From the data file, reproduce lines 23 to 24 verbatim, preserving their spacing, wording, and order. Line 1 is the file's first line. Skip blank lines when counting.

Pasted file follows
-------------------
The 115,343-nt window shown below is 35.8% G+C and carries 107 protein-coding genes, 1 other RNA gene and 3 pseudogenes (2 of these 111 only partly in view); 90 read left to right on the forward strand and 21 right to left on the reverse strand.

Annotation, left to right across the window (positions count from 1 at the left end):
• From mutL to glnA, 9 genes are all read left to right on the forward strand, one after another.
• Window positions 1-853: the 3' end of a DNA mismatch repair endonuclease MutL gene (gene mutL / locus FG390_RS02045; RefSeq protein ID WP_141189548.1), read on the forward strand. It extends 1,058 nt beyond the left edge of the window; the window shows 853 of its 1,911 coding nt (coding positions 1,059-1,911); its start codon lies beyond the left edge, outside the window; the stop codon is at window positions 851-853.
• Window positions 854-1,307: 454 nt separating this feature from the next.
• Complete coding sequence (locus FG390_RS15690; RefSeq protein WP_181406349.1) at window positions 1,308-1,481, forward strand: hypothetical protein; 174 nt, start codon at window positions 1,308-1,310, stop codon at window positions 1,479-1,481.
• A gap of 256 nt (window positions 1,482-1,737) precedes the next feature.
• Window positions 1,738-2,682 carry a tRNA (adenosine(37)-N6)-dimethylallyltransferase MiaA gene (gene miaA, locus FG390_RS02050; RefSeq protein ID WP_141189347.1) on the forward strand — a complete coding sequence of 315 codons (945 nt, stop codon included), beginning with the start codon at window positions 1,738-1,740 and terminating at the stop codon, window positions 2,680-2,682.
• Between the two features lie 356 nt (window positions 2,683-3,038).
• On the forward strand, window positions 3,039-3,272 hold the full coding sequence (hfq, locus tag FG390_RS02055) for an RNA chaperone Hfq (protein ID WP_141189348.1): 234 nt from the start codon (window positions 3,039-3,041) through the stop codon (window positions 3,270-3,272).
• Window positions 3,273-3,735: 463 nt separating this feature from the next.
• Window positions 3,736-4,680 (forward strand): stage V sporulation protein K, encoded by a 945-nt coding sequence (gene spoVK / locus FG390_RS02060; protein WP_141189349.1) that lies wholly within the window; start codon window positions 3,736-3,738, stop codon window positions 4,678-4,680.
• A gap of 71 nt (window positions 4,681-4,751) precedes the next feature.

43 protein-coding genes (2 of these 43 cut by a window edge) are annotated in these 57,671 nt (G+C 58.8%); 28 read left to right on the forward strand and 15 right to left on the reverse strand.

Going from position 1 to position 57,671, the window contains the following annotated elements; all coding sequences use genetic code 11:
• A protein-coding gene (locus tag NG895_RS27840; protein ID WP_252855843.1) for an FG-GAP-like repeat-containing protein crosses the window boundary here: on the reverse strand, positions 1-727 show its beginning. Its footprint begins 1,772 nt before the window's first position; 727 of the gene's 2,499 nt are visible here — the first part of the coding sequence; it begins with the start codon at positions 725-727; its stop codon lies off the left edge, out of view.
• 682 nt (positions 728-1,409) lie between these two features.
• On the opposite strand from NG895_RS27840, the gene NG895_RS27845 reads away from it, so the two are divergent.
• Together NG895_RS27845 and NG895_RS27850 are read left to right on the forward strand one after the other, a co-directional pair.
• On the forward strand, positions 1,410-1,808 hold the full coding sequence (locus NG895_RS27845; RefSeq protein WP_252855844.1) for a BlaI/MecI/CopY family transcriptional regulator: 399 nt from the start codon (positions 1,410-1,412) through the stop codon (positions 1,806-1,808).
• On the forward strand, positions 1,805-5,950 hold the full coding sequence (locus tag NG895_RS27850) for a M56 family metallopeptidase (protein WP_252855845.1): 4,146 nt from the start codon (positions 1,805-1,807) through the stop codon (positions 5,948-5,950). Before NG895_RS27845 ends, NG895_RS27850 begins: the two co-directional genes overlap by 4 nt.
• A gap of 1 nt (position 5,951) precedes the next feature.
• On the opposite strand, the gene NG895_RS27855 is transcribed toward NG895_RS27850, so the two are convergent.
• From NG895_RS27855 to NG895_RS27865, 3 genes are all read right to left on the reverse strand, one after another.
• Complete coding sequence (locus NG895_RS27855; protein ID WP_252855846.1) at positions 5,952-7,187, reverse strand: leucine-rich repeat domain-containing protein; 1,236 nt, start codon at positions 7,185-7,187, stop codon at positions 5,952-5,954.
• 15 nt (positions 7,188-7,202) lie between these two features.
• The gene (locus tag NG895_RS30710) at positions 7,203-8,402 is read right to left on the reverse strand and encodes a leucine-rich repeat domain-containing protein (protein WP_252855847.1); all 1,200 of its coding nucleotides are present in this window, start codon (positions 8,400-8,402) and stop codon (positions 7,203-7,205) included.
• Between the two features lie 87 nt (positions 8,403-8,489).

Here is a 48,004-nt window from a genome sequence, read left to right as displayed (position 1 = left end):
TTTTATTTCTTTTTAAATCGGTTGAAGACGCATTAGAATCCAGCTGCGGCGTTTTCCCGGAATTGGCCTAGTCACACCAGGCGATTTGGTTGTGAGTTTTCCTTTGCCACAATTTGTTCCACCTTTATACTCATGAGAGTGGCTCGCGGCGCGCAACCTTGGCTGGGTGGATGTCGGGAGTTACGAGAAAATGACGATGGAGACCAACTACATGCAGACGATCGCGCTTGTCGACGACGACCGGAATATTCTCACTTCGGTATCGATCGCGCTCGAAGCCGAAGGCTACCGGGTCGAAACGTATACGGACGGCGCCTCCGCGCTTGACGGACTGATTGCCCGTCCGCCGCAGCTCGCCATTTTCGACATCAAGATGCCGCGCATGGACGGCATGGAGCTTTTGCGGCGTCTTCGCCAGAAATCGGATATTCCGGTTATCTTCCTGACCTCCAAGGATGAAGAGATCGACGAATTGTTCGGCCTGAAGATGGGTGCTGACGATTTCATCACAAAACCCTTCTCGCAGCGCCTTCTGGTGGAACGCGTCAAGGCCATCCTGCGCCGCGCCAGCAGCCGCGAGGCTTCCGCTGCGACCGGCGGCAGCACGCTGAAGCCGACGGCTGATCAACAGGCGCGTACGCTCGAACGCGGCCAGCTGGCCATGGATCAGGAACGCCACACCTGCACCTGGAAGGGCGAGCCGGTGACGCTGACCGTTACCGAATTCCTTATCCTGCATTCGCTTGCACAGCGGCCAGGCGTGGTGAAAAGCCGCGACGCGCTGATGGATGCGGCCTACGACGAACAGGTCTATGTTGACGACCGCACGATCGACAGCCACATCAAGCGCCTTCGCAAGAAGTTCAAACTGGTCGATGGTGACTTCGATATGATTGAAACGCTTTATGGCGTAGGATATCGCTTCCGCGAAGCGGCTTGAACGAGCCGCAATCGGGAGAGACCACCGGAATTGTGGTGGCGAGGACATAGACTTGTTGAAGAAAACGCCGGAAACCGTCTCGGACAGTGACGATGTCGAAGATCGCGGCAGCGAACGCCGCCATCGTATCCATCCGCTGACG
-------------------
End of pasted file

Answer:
• On the opposite strand, the gene NG895_RS27855 is transcribed toward NG895_RS27850, so the two are convergent.
• From NG895_RS27855 to NG895_RS27865, 3 genes are all read right to left on the reverse strand, one after another.